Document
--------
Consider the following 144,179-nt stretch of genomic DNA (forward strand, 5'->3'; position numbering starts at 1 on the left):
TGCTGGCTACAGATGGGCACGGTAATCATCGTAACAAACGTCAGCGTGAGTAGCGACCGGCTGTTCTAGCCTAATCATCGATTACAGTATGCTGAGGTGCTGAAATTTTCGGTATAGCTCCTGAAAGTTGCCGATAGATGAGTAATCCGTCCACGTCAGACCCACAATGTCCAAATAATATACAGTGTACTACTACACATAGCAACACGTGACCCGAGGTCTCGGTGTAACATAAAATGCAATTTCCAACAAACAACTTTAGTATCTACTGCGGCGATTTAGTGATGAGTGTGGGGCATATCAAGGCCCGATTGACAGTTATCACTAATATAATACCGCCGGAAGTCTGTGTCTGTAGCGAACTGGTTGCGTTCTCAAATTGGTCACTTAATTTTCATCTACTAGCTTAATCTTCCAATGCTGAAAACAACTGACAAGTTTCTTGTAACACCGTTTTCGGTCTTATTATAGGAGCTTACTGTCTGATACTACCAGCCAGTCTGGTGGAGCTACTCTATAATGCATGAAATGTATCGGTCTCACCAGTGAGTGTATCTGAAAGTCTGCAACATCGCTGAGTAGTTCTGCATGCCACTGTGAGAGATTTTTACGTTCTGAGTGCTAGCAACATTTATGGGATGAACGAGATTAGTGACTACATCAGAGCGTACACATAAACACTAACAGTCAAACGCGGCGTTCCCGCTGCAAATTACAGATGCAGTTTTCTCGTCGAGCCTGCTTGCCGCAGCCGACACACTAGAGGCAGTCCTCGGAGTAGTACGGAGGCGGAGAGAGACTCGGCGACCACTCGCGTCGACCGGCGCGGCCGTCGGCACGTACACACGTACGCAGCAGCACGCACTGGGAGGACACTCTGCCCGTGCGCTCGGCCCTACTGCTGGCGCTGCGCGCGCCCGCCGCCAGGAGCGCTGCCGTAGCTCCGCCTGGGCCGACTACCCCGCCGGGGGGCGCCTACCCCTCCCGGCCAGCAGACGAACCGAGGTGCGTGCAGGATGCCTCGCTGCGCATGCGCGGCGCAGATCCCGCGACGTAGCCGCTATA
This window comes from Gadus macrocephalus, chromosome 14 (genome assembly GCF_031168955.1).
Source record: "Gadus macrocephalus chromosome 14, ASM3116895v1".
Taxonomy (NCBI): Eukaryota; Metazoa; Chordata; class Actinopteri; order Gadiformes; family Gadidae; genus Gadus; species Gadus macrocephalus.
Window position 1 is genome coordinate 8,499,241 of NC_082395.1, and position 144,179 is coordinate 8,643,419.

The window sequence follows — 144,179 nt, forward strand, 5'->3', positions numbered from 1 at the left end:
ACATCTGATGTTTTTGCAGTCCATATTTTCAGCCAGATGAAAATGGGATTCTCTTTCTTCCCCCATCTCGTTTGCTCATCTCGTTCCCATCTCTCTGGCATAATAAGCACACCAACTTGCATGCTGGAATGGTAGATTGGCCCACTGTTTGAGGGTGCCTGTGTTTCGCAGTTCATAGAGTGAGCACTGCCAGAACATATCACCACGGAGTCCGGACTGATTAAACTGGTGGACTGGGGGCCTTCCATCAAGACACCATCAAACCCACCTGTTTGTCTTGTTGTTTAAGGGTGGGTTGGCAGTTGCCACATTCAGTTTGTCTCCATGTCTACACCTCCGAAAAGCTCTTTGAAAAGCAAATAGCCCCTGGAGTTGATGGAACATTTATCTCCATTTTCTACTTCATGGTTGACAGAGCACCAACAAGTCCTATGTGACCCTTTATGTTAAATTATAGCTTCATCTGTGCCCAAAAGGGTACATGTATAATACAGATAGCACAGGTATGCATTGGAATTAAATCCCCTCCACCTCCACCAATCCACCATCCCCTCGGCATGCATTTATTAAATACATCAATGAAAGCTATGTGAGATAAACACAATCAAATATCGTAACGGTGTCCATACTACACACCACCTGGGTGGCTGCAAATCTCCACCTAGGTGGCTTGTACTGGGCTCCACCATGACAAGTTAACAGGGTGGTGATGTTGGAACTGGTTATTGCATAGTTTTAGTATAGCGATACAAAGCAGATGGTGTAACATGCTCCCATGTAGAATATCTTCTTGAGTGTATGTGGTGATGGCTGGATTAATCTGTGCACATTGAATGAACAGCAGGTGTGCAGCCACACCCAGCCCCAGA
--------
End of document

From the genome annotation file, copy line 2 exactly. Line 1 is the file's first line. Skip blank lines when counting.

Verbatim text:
TGCTGGCTACAGATGGGCACGGTAATCATCGTAACAAACGTCAGCGTGAGTAGCGACCGGCTGTTCTAGCCTAATCATCGATTACAGTATGCTGAGGTGCTGAAATTTTCGGTATAGCTCCTGAAAGTTGCCGATAGATGAGTAATCCGTCCACGTCAGACCCACAATGTCCAAATAATATACAGTGTACTACTACACATAGCAACACGTGACCCGAGGTCTCGGTGTAACATAAAATGCAATTTCCAACAAACAACTTTAGTATCTACTGCGGCGATTTAGTGATGAGTGTGGGGCATATCAAGGCCCGATTGACAGTTATCACTAATATAATACCGCCGGAAGTCTGTGTCTGTAGCGAACTGGTTGCGTTCTCAAATTGGTCACTTAATTTTCATCTACTAGCTTAATCTTCCAATGCTGAAAACAACTGACAAGTTTCTTGTAACACCGTTTTCGGTCTTATTATAGGAGCTTACTGTCTGATACTACCAGCCAGTCTGGTGGAGCTACTCTATAATGCATGAAATGTATCGGTCTCACCAGTGAGTGTATCTGAAAGTCTGCAACATCGCTGAGTAGTTCTGCATGCCACTGTGAGAGATTTTTACGTTCTGAGTGCTAGCAACATTTATGGGATGAACGAGATTAGTGACTACATCAGAGCGTACACATAAACACTAACAGTCAAACGCGGCGTTCCCGCTGCAAATTACAGATGCAGTTTTCTCGTCGAGCCTGCTTGCCGCAGCCGACACACTAGAGGCAGTCCTCGGAGTAGTACGGAGGCGGAGAGAGACTCGGCGACCACTCGCGTCGACCGGCGCGGCCGTCGGCACGTACACACGTACGCAGCAGCACGCACTGGGAGGACACTCTGCCCGTGCGCTCGGCCCTACTGCTGGCGCTGCGCGCGCCCGCCGCCAGGAGCGCTGCCGTAGCTCCGCCTGGGCCGACTACCCCGCCGGGGGGCGCCTACCCCTCCCGGCCAGCAGACGAACCGAGGTGCGTGCAGGATGCCTCGCTGCGCATGCGCGGCGCAGATCCCGCGACGTAGCCGCTATA